The Fellowship Playlist #2: Up the Down Escalator

Caleb scours Spotify to bring you ten songs you should listen to like right now. In the queue this week: old Walkmen, new shoegaze, and some Icelandic soul.    

A quick note: playlists are provided via Spotify, which likely has the most exhaustive streaming library available. Free Spotify users are still able to listen to playlists, albeit only in shuffle mode. If you’re a premium user, this list will sound better in sequence. I realize that sounds pompous, but just take my word for it.

1. “Song of the Paper Dolls,” by The Recoys

When The Walkmen split last year, they left behind a well developed musical legacy, combining the sounds of The Troggs, Dylan, Sinatra, Nilsson, and others into a surprisingly cohesive blast of kinetic indie energy. There’s probably no greater picture of the passage of time than hearing the band that made “The Rat” highlighting their last album together with a charming ode to fatherhood (“Song for Leigh”). The band’s evolution has continued in its way with some fantastic solo projects, but fans looking for that old chaotic spark would do well to give The Recoys album a spin. Tracks like “Song of the Paper Dolls,” which sets a Troggs stomp over some nice, fuzzed-out tremolo, provide a nice glimpse into what would later become a legendary indie band. Recoys members Hamilton Leithauser and Peter Matthew Bauer would go on to form The Walkmen with former members of Jonathan Fire Eater.

2. “Danger in the Club,” by Palma Violets

Nobody would accuse Palma Violets of deep originality, but that doesn’t really seem to be their goal anyway. Sure, they borrow heavily (and occasionally steal) from bands like The Clash and The Jam, but they’re trusting that if their hooks are strong enough, you’ll be willing to look past all this and just dance. The plan isn’t executed as solidly on their second album, this year’s Danger in the Club, but the title track is solid, a boozy anthem to… something, I guess. It’s fun, regardless, and the little coda at the end recalls a wobbly walk to the cab after a long night.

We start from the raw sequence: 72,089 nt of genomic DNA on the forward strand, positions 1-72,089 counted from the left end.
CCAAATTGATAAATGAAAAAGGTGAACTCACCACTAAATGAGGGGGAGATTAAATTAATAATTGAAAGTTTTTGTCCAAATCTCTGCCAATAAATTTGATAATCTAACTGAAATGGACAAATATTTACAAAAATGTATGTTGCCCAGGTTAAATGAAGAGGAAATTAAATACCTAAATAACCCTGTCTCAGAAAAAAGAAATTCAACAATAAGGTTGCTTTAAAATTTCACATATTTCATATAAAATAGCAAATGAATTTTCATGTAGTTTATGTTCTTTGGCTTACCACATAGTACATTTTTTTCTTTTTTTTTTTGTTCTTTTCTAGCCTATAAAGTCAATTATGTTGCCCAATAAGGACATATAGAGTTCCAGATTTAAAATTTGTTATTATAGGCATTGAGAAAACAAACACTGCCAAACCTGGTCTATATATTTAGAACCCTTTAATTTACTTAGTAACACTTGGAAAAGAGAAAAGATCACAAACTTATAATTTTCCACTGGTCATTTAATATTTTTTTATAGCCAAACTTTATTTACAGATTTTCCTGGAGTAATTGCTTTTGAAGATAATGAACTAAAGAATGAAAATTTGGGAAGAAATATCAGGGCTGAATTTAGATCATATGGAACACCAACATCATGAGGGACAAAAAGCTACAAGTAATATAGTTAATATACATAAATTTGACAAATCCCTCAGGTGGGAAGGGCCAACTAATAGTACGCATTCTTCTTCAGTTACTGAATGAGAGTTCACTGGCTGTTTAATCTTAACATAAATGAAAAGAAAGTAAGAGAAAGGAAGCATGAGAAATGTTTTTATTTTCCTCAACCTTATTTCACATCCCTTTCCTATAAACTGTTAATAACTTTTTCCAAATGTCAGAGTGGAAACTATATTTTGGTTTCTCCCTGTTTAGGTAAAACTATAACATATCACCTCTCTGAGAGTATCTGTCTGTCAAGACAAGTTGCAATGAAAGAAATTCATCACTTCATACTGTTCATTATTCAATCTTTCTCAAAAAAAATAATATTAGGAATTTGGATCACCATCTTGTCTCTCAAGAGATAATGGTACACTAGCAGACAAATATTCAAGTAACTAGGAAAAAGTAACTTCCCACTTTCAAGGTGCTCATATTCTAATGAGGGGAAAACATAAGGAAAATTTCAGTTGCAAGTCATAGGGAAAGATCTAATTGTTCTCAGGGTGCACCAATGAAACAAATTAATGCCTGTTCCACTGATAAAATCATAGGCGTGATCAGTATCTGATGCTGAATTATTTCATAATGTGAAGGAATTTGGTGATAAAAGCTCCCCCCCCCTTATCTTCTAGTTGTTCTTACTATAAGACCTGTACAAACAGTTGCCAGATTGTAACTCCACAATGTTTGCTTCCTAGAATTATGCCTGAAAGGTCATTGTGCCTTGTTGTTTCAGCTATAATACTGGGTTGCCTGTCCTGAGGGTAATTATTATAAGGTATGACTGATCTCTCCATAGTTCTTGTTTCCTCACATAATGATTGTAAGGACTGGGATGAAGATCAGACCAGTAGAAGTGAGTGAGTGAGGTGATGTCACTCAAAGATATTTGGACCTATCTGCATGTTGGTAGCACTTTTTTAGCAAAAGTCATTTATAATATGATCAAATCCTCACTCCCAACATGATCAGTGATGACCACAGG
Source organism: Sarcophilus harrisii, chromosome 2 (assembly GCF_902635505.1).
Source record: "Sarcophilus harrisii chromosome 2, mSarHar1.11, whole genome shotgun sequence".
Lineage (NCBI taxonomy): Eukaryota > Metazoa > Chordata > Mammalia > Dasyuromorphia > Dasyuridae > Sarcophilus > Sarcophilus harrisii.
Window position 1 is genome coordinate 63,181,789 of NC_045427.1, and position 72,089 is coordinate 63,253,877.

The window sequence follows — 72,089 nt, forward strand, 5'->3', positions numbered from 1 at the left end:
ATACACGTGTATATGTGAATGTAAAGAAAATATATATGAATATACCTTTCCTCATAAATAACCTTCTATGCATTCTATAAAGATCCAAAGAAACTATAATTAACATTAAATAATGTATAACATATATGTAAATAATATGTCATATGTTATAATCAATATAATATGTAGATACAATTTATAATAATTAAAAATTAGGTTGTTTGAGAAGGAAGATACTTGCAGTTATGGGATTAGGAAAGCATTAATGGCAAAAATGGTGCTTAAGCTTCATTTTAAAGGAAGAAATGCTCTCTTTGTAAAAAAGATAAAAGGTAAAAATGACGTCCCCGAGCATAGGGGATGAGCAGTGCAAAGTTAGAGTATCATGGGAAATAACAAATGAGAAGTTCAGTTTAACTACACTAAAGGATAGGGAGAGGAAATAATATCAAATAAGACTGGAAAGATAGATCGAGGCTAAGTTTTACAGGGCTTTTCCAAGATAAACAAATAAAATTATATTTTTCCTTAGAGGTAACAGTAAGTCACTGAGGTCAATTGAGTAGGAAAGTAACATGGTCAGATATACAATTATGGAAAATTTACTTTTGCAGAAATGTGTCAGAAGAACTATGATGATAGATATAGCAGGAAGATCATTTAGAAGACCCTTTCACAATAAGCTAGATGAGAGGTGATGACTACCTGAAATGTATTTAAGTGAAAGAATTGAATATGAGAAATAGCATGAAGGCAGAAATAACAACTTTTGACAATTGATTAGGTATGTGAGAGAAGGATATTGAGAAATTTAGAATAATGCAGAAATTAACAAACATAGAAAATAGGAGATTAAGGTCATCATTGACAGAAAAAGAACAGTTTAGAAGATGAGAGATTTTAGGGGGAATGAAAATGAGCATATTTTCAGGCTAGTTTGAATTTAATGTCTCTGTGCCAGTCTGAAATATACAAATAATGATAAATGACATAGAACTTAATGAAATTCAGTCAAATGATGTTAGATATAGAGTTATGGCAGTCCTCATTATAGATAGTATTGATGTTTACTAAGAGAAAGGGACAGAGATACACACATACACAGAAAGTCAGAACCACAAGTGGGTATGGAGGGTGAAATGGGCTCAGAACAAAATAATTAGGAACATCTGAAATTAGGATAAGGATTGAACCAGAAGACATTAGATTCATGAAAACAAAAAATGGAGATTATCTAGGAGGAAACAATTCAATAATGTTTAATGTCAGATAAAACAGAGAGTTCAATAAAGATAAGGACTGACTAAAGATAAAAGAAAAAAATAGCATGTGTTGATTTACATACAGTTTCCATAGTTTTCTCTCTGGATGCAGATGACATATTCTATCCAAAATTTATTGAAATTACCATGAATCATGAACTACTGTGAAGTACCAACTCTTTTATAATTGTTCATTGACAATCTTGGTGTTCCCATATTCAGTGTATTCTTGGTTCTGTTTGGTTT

3. “Up the Down Escalator,” by The Chameleons

Perhaps this is only my experience, but I rarely hear The Chameleons mentioned among the celebrated post-punk bands of yore. Their albums were admittedly uneven. (And the cover art for all of them was at best a hilarious misstep and at worst an affront to the senses.) But they had some amazing songs. “Up the Down Escalator,” from their debut album Script of the Bridge, has all the hallmarks of the period – steady, tight percussion; heavy delay; occasionally indecipherable yelling. It sounds as fresh today as it did when it hit 32 (!) years ago.

4. “Stranger Still,” by Vetiver

Andy Cabic’s Vetiver has had an interesting evolution, moving from the brooding, somewhat depressing folk of 2004’s Vetiver to the sparkly, SoCo pop associated with its current output. This year’s Complete Strangers, the band’s sixth album, find the group mid-groove, each song fading in and out on the kind of bouncing rhythms that demand lowered windows and let-down hair. The album’s opener, “Stranger Still,” is a great introduction, a light bounce that keeps adding bits of complexity with each drive around the cul-de-sac.